shape = rectangle, fixedsize = true, width = 2]
node [fillcolor = 'YellowGreen', style = filled]
A[label = 'ABC']
D[label = 'XYZ']

node [fillcolor = 'Orange', style = filled]
B[label = 'ABC']
C[label = 'ABD']
E[label = 'DEF']
F[label = 'MNO']

edge [arrowhead = vee]
A->B;A->C;D->E;D->F
}
")

Retrieving Oracle table results from Python

A simple two liner to retrieve data results from Oracle.

# 1. Download and unzip 
#      Instant Client Package - Basic (64 bit or 32 bit same as your Python client) 
#      from http://www.oracle.com/technetwork/topics/winx64soft-089540.html
# 2. Add ..\instantclient_12_2 to environment variable "Path"
# 3. Install module cx_Oracle: 
#      py!pip install C:/cx_Oracle-6.0.2-cp36-cp36m-win_amd64.whl

import cx_Oracle as ora
import pandas as pd
conn = ora.connect("uname", "pwd", "host:port/sid")
dset = pd.read_sql("SELECT * FROM TABLE", conn)

Combining multiple files to one Excel file

This python code below allows you to choose multiple files (.csv, .xls, .xlsx) and create a multi-worksheet Excel file.


# -*- coding: utf-8 -*-

from tkinter import filedialog
from tkinter import *
from pathlib import Path
import pandas as pd

root = Tk()
infiles = filedialog.askopenfilenames(
                title = "Select the file you wish to convert", 
                filetypes = (("Excel files", "*.xls;*.xlsx"),("all files","*.*")))
counter = 1
if (len(infiles) > 0):
    p = Path(infiles[0])
    outfile = str(p.parent) + "\\newfile.xlsx"
    print(outfile)
    writer = pd.ExcelWriter(outfile, engine='xlsxwriter')

for infile in infiles:
    p = Path(infile)
    if (p.suffix == ".csv"):
        inp=pd.read_csv(infile, sep = ",")
    elif (p.suffix in [".xlsx", ".xls"]):
        inp=pd.read_excel(infile, dype = str)

    counter = counter + 1
    sheetname = p.name
    sheetname = sheetname.replace(p.suffix, "")
    inp.to_excel(writer, index = False, sheet_name = sheetname[0:30])

try:
    writer.save()
except NameError:
    print("No file selected")

Comparing Excel files with Python

A quick Python program to compare two excel files and create an output file.


from tkinter import filedialog
from tkinter import *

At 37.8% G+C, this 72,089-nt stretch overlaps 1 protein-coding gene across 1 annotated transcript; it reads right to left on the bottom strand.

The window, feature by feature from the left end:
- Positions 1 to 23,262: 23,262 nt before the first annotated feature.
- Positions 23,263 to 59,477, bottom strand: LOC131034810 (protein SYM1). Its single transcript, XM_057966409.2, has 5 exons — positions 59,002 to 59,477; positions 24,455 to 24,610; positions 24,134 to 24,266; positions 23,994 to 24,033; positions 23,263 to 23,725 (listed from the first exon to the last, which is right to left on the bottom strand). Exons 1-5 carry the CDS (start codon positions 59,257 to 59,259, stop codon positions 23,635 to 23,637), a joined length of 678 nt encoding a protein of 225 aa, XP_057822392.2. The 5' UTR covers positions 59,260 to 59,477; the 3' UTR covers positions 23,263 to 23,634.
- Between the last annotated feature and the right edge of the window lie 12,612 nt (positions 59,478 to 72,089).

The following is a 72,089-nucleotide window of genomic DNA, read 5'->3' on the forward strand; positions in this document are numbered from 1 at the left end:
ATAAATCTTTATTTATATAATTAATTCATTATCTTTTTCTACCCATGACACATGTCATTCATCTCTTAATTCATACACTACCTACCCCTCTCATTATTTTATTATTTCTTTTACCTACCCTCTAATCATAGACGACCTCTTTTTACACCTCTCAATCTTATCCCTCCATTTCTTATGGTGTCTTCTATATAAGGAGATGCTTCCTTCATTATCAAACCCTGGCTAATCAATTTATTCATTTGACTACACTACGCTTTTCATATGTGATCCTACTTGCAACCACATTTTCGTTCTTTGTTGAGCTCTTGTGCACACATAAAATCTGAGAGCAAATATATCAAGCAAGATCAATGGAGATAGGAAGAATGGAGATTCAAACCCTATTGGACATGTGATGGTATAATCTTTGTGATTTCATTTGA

import pandas as pd

root = Tk()
df1=pd.read_excel(filedialog.askopenfilename(title = "Select the file you wish to compare", filetypes = (("Excel files", "*.xls;*.xlsx"), ("Text files", "*.txt;*.csv;*.tsv"),("all files","*.*"))))
df2=pd.read_excel(filedialog.askopenfilename(title = "Select the file with which you wish to compare", filetypes = (("Excel files", "*.xls;*.xlsx"), ("Text files", "*.txt;*.csv;*.tsv"),("all files","*.*"))))
df3=pd.merge(df1, df2)
writer = pd.ExcelWriter(filedialog.asksaveasfilename(title = "Select the folder where you wish to save the file", filetypes = (("Excel files", "*.xls;*.xlsx"), ("Text files", "*.txt;*.csv;*.tsv"),("all files","*.*"))), engine='xlsxwriter')
df3.to_excel(writer)
writer.save()

Suspicious Activity Report Statistics

A concise view of the SAR stats.


Tagged , , , ,

Converting CSV to Table rows in SQL Server and Oracle

Another useful block of code that will help in converting CSV to a table row.

with temp as
(
    select 108 Id, 'australia, australia, united states of america, iran' str
    UNION ALL
    select 109, 'india, iran, iraq'
    UNION ALL
    SELECT 109, 'israel, australia'
), xmlData as
(
     SELECT Id,  
         CAST ('<M>' + REPLACE(str, ',', '</M><M>') + '</M>' AS XML) AS Data  
     FROM  temp
)
SELECT xmlData.Id,  
     ltrim(rtrim(Split.a.value('.', 'VARCHAR(100)'))) AS Data  
FROM  xmlData CROSS APPLY Data.nodes ('/M') AS Split(a)

and in Oracle,

with temp as
(
    select 108 Id, 'australia, australia, united states of america, iran' str  from dual
    UNION ALL
    select 109, 'india, iran, iraq' from dual
    UNION ALL
    SELECT 109, 'israel, australia' FROM dual
)
SELECT DISTINCT ID, ltrim(regexp_substr(str, '[^' || ',' || ']+', 1, LEVEL)) str
FROM temp T
CONNECT BY regexp_substr(str, '[^' || ',' || ']+', 1, LEVEL) IS NOT NULL
ORDER BY ID;